The top of the doghouse needs a frame to hold the acrylic “glass”. I’m doing this as another practice piece – tenon joints and a Light Oak finish this time – it will give a comparison to the forward hatch coamings. I’m only using cheap softwood because the whole doghouse is likely to be completely rebuilt before too long.
Because the top of the doghouse curves slightly I’ve tried steam bending the frame. The picture shows one piece wrapped in plastic to keep the steam in, and the wallpaper stripper being used to generate the steam. I was quite dubious about this technique but it works surprisingly well.
I use aluminium strip to hold the “glass” in place and I’m pleased with the final effect.
Especially looking back to how it was …
I’m happy to do the deck and interior painting where I can re-do and correct if I get it wrong, but for below the waterline and the topsides I want a professional finish. Unfortunately this comes at a cost and my estimates of the coast of prep and painting is the one area I was badly out on when I did my original estimates. Grit blasting and primer on the hull cost about £1600, the estimate for below the waterline is £3500 and another £3000 for the topsides. These two estimates are beyond the budget so we have limited the topsides to 2 coats of primer.
Joss has gone into the shed but the goalpost over the stern was too tall and has been cut off and will be made to bolt back on.
Seeing her indoors gives a new sense of scale.
Below the waterline there is a coat of 3m Gp120 metalic solvent free epoxy primer followed by two layers of Interfill 833 epoxy filler and four layers of Hemple High protect high build epoxy primer then two further coats of primer followed by a tie coat of Gel shield then a tie coat of International Interspeed Navy hard antifoul. She will get normal antifoul just before she goes in the water.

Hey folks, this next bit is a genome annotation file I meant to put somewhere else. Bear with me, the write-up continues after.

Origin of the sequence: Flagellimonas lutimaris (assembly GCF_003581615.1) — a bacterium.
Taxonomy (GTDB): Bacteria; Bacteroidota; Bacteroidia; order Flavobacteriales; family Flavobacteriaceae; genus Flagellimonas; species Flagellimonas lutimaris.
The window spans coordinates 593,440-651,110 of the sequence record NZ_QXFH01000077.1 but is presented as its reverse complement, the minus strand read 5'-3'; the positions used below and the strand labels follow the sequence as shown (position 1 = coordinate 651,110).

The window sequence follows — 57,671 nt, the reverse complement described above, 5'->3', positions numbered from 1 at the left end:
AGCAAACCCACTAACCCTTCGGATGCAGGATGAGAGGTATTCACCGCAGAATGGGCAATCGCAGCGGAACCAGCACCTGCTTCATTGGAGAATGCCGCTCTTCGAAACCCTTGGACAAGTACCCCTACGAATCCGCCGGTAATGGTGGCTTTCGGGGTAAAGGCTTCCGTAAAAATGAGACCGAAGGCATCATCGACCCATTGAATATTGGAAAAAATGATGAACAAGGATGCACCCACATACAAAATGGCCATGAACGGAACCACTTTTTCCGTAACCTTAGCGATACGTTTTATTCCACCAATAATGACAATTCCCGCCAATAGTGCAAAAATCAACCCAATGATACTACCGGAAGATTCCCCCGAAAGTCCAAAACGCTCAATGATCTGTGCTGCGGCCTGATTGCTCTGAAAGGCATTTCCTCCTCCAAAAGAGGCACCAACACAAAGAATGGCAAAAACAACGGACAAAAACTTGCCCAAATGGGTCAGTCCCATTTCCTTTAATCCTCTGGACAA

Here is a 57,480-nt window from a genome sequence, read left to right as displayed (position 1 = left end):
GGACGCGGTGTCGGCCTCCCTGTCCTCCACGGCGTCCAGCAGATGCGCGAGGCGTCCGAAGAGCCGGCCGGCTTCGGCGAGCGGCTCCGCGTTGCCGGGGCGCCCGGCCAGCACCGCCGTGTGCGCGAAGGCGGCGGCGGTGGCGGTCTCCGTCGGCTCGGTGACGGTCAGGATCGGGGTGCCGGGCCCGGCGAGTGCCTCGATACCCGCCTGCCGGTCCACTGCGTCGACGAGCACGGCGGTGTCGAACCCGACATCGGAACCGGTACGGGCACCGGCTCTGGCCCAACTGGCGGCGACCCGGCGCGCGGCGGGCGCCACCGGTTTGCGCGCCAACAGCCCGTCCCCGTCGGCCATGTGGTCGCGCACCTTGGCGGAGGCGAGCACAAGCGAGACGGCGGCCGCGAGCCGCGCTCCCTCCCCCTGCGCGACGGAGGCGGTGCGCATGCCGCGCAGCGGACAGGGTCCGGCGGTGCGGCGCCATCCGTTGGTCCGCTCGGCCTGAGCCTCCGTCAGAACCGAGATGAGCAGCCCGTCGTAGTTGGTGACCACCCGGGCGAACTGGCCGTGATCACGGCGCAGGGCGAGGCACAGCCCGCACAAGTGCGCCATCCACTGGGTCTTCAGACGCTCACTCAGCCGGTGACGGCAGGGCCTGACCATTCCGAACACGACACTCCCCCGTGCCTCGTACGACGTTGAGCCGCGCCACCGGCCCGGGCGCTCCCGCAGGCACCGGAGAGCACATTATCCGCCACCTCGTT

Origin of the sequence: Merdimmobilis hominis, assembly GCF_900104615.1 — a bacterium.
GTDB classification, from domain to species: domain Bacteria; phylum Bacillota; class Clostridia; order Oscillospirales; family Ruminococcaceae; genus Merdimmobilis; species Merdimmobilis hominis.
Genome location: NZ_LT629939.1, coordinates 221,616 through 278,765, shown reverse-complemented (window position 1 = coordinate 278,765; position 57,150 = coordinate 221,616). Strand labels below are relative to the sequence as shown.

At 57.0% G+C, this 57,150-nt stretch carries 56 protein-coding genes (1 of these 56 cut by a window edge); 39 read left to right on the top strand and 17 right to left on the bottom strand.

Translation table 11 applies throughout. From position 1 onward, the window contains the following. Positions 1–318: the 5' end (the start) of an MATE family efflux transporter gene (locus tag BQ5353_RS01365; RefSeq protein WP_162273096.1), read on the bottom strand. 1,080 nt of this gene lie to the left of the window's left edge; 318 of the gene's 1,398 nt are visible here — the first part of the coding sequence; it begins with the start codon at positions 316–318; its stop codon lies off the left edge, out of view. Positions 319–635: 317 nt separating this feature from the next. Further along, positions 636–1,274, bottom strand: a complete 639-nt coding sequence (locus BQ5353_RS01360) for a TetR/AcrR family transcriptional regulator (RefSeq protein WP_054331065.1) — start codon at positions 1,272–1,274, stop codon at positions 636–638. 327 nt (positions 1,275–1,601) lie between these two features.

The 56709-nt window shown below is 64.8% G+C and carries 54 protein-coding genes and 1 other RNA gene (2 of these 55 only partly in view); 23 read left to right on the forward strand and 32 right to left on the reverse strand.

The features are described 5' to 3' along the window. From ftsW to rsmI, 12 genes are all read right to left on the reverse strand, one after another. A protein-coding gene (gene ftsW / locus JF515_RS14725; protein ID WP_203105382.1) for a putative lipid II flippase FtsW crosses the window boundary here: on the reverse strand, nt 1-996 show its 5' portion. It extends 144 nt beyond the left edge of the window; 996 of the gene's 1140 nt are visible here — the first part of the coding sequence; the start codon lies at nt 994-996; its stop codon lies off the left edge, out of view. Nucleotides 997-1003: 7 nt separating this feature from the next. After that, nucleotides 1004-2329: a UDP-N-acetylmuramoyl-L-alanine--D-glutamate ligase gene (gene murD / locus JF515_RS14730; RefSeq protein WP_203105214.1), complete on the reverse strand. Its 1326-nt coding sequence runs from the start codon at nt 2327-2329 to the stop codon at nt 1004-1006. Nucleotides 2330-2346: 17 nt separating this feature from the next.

On the topsides the fill and fare that was done below the waterline has been carried on a short way up the topsides which deals with the worst of the pitting. Rather than then doing the rest of the prep to get a real gloss finish we just have two coats of Hempadur to protect the surface. The proper glossing can then be done later.
The colour both below the waterline and on the topsides is RAL5003. The sheerline will be the same as the deck and then there will be a boostripe and a stripe at window level in yellow (RAL 3016??).
The difference a few coats of paint can make is tremendous. She is starting to look like a real boat and the deck seems to get larger and larger.
It feels a bit that backwards is the new forwards. The big action in January and February has been stripping out all the wooden panelling and grinding the interior – yes, more grinding when I thought the grinding and cleaning was largely done for this year.
The inside of the boat was still filthy after all the welding and associated grinding, and there was a persistent trail of water from the aft starboard corner every time it rained and it was building up to a significant volume. I was bailing out 40 or 60 litres of water every week to 10 days (depending on how much it had rained). Digging around showed that the water was coming in somewhere around mid-ships but exactly where wasn’t clear because of the panelling on the sides (confusingly the panelling is called the ceiling on a boat). If I was going to remove the panelling to find the leak then it made sense to finish grinding the inside to get rid of the accumulated grime and any rust patches. There was also water coming in from above what any normal person would call the ceiling (the layer above your head) but which on a boat is called the deck head. Anyway, call it a ceiling or a deck-head it was clear the time had come to take it off. The wood used for the deck-head was good quality and about 9mm thick unlike the very thin stuff on the sides and so I numbered each strip before I took it off so it can go back where it came from if that’s what I want to do.